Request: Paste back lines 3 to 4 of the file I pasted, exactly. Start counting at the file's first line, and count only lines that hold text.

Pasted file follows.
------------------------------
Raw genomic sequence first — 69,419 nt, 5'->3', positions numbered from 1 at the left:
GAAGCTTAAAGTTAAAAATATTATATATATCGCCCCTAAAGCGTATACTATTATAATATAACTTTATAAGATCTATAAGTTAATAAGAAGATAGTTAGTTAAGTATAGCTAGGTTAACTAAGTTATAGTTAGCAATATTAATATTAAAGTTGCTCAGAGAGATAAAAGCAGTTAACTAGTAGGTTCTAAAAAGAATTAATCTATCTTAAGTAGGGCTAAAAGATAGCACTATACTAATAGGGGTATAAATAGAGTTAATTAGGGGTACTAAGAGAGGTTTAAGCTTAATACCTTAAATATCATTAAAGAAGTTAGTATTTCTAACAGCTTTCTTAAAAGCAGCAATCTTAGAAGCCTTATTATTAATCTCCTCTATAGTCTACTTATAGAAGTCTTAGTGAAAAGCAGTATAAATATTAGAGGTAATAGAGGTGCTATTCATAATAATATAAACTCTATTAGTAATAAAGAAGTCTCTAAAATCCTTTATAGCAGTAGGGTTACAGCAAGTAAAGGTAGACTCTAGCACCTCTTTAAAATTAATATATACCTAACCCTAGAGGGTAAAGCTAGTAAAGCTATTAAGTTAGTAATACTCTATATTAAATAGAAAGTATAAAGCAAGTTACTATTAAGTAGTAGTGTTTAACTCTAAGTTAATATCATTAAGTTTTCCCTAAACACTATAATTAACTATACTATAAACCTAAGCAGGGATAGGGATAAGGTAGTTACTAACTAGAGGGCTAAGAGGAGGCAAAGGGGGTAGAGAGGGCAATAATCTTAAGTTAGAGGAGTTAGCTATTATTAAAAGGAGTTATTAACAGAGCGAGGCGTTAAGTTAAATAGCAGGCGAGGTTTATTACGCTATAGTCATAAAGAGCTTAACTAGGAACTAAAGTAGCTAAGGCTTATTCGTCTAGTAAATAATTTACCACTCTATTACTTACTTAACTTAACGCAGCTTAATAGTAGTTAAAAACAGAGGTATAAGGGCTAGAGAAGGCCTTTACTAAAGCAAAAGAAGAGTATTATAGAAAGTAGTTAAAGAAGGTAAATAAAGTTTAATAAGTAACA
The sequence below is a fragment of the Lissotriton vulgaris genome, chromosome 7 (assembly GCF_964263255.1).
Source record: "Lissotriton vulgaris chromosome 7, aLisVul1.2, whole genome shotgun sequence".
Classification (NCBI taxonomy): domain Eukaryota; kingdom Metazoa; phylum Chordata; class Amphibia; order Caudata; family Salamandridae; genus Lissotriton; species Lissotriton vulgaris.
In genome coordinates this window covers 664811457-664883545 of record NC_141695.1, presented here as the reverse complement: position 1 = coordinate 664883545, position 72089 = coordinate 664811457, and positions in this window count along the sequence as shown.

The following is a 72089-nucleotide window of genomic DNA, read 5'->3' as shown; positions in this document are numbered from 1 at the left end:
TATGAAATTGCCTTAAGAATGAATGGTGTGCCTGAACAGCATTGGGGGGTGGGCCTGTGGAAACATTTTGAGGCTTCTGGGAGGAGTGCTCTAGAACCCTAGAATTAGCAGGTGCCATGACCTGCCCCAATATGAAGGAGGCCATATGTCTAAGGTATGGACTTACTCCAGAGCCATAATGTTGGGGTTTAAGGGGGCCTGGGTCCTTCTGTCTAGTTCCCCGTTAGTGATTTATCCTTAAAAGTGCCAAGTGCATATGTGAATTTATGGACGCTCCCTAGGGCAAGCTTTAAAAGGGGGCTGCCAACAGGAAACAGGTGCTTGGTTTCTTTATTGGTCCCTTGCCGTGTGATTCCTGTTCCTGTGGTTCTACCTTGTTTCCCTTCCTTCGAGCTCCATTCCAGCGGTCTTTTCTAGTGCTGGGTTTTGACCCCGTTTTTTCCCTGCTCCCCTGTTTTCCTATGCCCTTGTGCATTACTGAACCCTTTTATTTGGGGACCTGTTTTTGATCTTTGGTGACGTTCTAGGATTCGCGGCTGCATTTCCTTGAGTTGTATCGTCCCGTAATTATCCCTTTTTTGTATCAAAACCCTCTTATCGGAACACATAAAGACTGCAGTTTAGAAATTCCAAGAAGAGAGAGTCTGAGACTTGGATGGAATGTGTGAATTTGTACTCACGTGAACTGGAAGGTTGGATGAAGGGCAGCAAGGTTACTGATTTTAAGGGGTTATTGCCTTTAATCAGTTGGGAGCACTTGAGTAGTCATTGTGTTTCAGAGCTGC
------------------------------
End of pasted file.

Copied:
The sequence below is a fragment of the Lissotriton vulgaris genome, chromosome 7 (assembly GCF_964263255.1).
Source record: "Lissotriton vulgaris chromosome 7, aLisVul1.2, whole genome shotgun sequence".